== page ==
How to make the most of being a woman – isn’t that the most empowering you’ve heard in a long time?

Kajsa Gilenstam
Department of Community Medicine and Rehabilitation, Umeå University

Jacky Forsyth & Claire-Marie Roberts (red)
The Exercising Female: Science and Its Application
288 pages, hardcover.
Abingdon, Oxon: Routledge 2019 (Routledge Research in Sport and Exercise Science)
ISBN 978-0-8153-9198-2

As a student you become used to the specific point of view where females are described by if and how they differ from males. Indeed, you can still find physiology books with a section aimed at “special populations” such  as children, women and the elderly. As a scientist with special interest in sport and exercise for women, you become used to the fact that most research has been performed on men but usually applied to both men and women, often in a quite unreflected manner. Indirectly, this tells us that the normal athlete is a young, healthy male, and that sometimes women are different from men.

The editors of The Exercising Female, Jacky Forsyth and Claire-Marie Roberts, wanted to change this point of view. They wanted a book focusing on women, full stop! They wanted a book about the knowledge of the female body and mind, where science regarding exercising women of different ages was collected, and where this knowledge was put in use by giving practical advice. A wonderful, refreshing idea that perhaps is ahead of its time, as not all researchers within the field share their critical thinking.

The book includes twenty chapters, all focusing on different aspects of health and wellbeing as well as elite performance. The majority of the authors are from the UK. What makes this edited volume different from other books of its kind is that most authors (85%) are women.

Most authors are also scientist within physiology or psychology, and represent a wide range in terms of level of expertise – all the way from students to distinguished professors. The knowledge depth also varies between the chapters –  from well written chapters by really established researchers within their field of expertise to chapters of much less substance and depth. Some chapters  are written by real authorities in their field of expertise (e.g. chapters 6, 10 and 19), whereas the choice of authors of some chapters is something of an enigma.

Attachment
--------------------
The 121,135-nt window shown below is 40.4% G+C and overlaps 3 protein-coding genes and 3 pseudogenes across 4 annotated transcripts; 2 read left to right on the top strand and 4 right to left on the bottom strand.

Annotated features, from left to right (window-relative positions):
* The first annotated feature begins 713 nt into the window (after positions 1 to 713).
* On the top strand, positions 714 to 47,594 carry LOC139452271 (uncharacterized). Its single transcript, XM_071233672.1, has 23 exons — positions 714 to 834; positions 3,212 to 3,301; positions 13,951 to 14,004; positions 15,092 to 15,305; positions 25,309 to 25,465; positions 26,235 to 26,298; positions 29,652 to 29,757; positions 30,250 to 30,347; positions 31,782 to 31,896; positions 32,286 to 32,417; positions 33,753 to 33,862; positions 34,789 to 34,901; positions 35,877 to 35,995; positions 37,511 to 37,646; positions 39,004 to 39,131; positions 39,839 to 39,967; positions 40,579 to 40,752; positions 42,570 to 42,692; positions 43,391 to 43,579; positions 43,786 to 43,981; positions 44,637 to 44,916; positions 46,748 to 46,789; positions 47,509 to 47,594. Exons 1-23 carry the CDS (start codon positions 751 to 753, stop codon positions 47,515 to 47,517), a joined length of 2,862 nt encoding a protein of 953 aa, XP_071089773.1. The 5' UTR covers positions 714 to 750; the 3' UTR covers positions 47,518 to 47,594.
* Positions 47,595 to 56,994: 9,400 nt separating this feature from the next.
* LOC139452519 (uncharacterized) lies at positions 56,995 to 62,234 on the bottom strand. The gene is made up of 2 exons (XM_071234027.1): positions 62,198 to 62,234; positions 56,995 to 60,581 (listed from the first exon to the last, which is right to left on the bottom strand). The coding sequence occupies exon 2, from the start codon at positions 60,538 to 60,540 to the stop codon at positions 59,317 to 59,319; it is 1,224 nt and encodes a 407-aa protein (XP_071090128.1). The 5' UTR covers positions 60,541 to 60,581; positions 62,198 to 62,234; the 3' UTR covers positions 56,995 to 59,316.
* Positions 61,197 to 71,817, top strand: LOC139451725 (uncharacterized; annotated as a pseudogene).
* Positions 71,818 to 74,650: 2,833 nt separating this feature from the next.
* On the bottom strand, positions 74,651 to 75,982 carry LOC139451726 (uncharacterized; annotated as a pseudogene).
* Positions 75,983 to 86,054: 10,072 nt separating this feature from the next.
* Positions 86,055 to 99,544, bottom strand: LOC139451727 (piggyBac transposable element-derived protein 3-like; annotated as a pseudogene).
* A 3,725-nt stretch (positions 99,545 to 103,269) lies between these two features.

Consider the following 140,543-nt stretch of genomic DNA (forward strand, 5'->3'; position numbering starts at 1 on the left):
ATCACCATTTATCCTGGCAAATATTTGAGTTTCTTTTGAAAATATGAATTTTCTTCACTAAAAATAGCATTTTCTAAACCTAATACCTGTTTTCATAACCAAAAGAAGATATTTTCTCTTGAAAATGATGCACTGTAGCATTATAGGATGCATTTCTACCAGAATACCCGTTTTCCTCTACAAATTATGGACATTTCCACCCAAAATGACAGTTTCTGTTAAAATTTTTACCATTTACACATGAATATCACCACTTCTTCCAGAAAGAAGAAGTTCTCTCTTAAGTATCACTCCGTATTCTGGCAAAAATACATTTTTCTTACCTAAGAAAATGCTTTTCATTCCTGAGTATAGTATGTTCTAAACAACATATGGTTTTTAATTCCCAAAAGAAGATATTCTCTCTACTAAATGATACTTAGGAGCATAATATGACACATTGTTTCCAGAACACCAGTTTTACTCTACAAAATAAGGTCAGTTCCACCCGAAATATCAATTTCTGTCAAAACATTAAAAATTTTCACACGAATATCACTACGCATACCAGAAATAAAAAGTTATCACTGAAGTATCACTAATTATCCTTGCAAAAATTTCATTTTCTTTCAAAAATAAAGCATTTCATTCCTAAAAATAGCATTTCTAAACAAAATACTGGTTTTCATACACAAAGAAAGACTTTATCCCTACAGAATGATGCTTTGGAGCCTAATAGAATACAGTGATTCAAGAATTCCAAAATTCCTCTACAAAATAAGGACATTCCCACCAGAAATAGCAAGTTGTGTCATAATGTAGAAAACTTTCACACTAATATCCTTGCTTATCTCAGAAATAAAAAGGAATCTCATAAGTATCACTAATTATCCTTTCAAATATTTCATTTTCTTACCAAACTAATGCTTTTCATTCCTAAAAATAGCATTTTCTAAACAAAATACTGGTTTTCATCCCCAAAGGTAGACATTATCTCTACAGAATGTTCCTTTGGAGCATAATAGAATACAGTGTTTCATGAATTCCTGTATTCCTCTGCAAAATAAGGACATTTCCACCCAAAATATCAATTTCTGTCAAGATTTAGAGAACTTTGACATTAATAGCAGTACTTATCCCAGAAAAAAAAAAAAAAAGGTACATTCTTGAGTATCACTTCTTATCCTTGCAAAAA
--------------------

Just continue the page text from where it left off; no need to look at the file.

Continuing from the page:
A favourite chapter of mine is written by quite young researchers (they received their PhDs 2013–2015). This chapter (chapter 13) really follows the general aim of the book, in that the situation for female athletes are described and analysed without using the male athlete as the norm. The authors explain that the social environments that female athletes experience affect their “perceptions, behaviours and achievements in sport”. In other words, the different contexts of male and female athletes need to be considered in sports, and this chapter makes it really easy to understand this. Here, the aim of the book is clearly visible and it works splendidly.

The history of women in sport has been full of obstacles, with the medical science being very active in finding “scientific” reasons why women can’t or shouldn’t be allowed to participate in sports and exercise. The “female sex hormones” and her lesser muscle mass, etc. has been used as arguments to discourage women from strength training and exhausting exercise. Most of these arguments have, in time, been proven wrong, but there is still much work to do before medical science is relatively free of gender-based assumptions in disguise.

In spite of my disappointment in some areas, all the chapters together give us a better insight into the topic and really make for an important book for all of us interested in sport and exercise for women.